One night John Roy was going over the mountains, when he fell in with a company of Elves, whose mode of travelling clearly indicated that they were carrying a person off with them.
They are doomed to wander amid mountains and lakes till the day of judgment, in ignorance of their sentence whether they shall be pardoned or condemned, but they fear the worst.
Joy and mirth reign in such assemblies of the fairies; for they are particularly fond of dancing, and it is one of their chief occupations.
Whoever finds an elf bolt should preserve it with much care, as the possessor of it is always secured against death from such a weapon.
The farmer was agreeably surprised to find that the sack out of which he had already sown a large field did not diminish, and was still the same in weight and size as when he met the fairy.
The wife of a farmer in Lothian had fallen into the hands of the fairies, and, during the probationary year, sometimes appeared on a Sunday, among her children, combing their hair.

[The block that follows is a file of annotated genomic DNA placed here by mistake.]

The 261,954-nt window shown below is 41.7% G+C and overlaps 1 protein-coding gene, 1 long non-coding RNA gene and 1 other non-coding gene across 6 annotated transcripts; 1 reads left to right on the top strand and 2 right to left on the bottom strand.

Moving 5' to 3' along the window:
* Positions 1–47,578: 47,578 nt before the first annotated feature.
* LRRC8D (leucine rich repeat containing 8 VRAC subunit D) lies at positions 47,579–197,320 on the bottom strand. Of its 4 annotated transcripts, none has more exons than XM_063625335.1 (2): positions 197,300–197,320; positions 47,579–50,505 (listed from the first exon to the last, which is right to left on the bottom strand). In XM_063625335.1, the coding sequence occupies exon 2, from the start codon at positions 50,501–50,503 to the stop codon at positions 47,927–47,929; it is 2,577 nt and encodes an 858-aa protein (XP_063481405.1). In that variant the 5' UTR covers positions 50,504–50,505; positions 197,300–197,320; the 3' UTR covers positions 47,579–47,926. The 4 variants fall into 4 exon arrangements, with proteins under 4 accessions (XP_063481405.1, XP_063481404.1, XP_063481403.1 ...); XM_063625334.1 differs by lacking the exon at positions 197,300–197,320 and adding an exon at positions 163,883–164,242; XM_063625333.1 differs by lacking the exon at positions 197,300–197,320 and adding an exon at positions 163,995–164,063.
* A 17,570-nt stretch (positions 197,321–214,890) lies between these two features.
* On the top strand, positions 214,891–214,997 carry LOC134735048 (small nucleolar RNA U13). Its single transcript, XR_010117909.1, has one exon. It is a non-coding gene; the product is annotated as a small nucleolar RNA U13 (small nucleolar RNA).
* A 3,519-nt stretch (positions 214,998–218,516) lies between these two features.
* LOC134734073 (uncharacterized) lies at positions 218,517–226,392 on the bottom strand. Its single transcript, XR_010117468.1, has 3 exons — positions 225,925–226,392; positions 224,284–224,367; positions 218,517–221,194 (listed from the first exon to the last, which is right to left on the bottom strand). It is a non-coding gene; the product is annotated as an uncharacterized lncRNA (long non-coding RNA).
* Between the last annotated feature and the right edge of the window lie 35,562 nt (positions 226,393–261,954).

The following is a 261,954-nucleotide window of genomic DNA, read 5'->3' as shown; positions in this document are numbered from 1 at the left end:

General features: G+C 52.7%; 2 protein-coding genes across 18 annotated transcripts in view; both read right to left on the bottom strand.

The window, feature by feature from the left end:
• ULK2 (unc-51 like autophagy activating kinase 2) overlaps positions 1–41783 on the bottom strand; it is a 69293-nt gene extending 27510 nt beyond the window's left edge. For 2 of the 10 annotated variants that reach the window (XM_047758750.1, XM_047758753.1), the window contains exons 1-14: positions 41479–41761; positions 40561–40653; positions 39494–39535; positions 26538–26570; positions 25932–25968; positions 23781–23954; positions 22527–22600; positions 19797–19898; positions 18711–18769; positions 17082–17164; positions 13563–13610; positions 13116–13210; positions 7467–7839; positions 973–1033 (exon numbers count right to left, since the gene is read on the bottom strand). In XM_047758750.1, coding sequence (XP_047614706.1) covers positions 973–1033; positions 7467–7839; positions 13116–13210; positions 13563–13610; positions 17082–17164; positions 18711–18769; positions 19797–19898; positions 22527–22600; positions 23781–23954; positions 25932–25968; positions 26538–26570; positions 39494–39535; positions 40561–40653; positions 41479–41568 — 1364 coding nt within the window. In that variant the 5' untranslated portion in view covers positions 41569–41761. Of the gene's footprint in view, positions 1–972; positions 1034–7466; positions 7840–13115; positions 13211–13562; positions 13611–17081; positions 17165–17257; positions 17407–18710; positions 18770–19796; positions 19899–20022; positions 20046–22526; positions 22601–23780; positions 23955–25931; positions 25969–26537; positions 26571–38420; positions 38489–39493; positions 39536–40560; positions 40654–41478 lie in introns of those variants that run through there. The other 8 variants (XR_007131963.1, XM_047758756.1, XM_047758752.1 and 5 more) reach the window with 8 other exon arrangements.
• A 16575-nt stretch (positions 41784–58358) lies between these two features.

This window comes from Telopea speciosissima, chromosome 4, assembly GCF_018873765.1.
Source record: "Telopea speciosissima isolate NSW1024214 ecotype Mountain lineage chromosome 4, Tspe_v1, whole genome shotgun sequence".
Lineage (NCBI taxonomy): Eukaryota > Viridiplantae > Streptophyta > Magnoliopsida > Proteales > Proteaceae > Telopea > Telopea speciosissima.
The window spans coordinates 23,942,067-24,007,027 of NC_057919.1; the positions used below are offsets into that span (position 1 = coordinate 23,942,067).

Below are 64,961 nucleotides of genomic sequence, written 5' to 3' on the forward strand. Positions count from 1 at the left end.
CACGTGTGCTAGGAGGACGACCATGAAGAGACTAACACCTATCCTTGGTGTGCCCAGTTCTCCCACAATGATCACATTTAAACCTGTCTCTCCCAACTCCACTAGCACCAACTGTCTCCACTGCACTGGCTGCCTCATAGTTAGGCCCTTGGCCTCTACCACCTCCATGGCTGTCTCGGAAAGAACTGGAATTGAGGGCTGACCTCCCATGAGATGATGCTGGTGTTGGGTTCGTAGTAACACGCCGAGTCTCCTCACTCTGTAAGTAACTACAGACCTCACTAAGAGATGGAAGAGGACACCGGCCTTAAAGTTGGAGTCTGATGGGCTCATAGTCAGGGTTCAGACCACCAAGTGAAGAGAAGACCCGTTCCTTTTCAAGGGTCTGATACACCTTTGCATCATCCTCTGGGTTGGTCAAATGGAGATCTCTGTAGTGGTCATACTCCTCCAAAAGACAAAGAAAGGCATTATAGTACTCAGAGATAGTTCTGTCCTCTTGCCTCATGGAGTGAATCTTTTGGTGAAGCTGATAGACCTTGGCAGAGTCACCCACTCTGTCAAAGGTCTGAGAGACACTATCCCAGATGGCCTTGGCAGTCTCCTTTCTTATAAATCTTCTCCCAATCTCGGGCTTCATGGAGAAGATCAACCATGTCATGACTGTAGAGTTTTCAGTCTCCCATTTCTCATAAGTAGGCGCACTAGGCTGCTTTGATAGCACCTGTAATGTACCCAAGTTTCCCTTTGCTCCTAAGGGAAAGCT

His guide produced an enormous knife, and he already thought that his end was come; when the latter quieted his fears, and asked him if he had never before seen the knife?
A thick fog concealed the road, and confused his senses. Every stone was, in the farmer's eyes, as large as a mountain; every little brook seemed to flow in an opposite direction.
So cheap and useful a servant is naturally very valuable, but cannot be obtained with money. He continues in a family so long as a member of it survives.
The elf bull is small in comparison with the real one; of a mouse colour, has upright ears, short horns and legs; his hair is short, smooth, and shining like an otter.
Every fairy unites in his own person the most various trades: he is his own weaver, tailor, and shoemaker.
‘It now struck me that there was certainly much delusion in all this, and that much must be owing to panic and imitation.’